Posts in Category: Odonata

Spotted Spreadwing

Spotted Spreadwing: SMHC drainage ponds, Kennebunk, Maine, USA — Though we seemed to get off to a slow start, it has turned out to be a pretty good summer for Odonata. The little drainage pond at the end of the Southern Maine Health Care parking lot is always productive. There were quite a few Spotted Spreadwings in mating wheels around the pond and I managed to get shots of a few. Nikon B700 at 1440mm equivalent. Program mode with some birds and wildlife tweaks. Processed in Polarr and Apple Photos. ISO 100 @ f6.5 @ 1/125th. -.3 EV.

Widow Skimmer with sparkles :)

Widow Skimmer: SMMC drainage pond, Kennebunk, Maine, USA — Sometimes it is as much about the setting as it is the dragonfly. This Widow Skimmer was guarding its perch from a Slaty Skimmer, which wanted to take it over. The sparkles off the water behind make for a striking photo. I think. Nikon B700. Program at 1440mm equivalent and ISO 100 @ f6.5 @ 1/320th with -.3 EV exposure compensation. Processed in Polarr and Apple Photos.

Flame Skimmer

Flame Skimmer: Leonora Curtin Wetland Preserve, Santa Fe, New Mexico, USA — The morning of my daughter’s wedding celebration in Santa Fe, New Mexico, Carol and I went out to explore the local cienega (marsh or wetland in Spanish) just south of town. It is one of the very few natural ponds and wetlands in the high desert of northern New Mexico, and is owned and managed by the Santa Fe Botanical Gardens. Three short trails and some boardwalks provide access to birds, flowers, and dragonflies in season. We saw very few birds, probably because we were not there at dawn, but there were a good number of dragonflies and damselflies, and lots of interesting (though mostly invasive) flowers. This is the Flame Skimmer…a largish dragonfly, and certainly a highlight of any trip to the Southwest. There were two active around the little observation platform built out over the pond. It took me the better part of a half hour to catch one sitting close enough for a good photograph. Sony Rx10iv at 600mm equivalent from about 6 feet. Program mode with my custom birds and wildlife modifications. Processed in Polarr and Apple Photos. ISO 100 @ f4 @ 1/640.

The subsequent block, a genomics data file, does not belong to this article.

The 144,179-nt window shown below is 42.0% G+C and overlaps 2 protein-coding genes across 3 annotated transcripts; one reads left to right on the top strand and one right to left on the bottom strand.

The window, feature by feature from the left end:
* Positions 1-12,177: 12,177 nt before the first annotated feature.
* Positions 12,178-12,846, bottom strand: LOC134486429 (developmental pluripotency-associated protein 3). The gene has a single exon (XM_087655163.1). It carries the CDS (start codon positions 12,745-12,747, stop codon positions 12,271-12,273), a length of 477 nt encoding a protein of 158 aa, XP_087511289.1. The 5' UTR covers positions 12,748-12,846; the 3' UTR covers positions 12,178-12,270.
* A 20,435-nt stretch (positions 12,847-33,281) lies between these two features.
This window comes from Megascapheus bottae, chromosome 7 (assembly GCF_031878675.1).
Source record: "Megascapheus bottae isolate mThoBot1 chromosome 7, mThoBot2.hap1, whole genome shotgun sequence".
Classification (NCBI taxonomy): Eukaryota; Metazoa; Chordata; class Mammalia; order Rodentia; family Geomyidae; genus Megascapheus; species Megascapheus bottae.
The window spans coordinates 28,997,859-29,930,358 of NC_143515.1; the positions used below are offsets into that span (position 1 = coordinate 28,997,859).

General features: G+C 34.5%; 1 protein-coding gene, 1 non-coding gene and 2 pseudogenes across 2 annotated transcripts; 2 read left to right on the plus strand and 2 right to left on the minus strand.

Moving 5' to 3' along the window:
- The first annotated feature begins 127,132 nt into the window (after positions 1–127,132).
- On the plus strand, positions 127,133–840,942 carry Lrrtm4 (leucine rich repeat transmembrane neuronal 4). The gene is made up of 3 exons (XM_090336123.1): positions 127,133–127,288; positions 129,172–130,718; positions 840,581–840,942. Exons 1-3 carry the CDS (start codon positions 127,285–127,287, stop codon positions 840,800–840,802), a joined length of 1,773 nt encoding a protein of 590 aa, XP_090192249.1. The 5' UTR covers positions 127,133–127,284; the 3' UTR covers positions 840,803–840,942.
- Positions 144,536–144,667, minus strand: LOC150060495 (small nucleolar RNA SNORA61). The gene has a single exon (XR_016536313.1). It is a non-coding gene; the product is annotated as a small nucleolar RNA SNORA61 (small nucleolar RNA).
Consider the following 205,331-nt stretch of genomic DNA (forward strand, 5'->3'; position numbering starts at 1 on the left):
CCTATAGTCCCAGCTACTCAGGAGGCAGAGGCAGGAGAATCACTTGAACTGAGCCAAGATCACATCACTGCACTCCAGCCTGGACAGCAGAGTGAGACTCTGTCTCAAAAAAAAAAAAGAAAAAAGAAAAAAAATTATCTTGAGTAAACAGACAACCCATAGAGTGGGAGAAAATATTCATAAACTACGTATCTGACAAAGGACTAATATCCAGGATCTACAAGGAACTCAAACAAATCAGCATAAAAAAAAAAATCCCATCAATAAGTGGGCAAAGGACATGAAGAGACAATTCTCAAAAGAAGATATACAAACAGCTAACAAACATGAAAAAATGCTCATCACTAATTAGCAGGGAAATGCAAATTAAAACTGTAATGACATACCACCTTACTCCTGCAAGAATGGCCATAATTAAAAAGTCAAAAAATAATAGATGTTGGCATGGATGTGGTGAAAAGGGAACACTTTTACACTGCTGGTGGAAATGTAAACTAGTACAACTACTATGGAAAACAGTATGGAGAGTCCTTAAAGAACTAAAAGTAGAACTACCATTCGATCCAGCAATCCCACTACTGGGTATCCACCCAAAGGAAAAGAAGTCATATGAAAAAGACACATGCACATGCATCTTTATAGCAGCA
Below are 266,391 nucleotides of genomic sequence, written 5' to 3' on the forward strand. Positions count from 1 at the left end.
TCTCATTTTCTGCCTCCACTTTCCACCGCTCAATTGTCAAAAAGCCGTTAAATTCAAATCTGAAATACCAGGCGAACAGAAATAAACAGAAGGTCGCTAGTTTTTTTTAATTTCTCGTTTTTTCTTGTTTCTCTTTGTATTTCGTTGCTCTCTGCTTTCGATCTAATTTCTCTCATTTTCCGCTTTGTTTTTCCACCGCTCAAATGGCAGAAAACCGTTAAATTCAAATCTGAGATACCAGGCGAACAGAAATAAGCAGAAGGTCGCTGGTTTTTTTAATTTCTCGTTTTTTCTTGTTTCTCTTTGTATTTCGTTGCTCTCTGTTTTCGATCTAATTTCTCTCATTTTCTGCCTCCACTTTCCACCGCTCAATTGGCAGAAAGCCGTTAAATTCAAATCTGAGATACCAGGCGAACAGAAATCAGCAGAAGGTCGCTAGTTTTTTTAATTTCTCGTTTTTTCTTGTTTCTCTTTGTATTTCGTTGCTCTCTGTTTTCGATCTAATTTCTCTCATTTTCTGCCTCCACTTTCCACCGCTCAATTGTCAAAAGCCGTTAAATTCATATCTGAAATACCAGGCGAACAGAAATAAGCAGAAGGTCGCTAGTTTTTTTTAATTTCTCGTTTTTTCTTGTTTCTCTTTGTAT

Carolina Saddlebags!

Carolina Saddlebags: Kennebunk, Maine, USA — I stopped by the drainage ponds at Southern Maine Health Care on my way to the grocery store on my recumbent eTrike, just to see what was happening. I have not seen so many odonata of so many different kinds in one spot in a long time, if ever. Many Twelve-spotted and Widow Skimmers, large numbers of Blue Dashers, at least 2 mating wheels of Green Darner, an Eastern Amberwing, Amberwing and Spotted Spreadwing, many Eastern Pondhawks, a Unicorn Clubtail, and thousands of Azure Bluets. And I am probably forgetting some. But best of all there were Saddlebags. At least two Black Saddlebags which, in line with all my pervious experience, would not perch, and at least 2 “red” saddlebags, one of which was guarding a perch right at eye-level on a tall reed. I took a lot of photos, but the angle was not great for an identification, and I never did catch it from the back…still, I am petty confident it is a Carolina Saddlbags…especially since according to the Maine Damselfly and Dragonfly Survey, we do not get Red Saddlebags in Maine 🙂 Nikon B700 at 1440mm equivalent. Shutter program at 1/400th. Processed in Polarr and Apple Photos.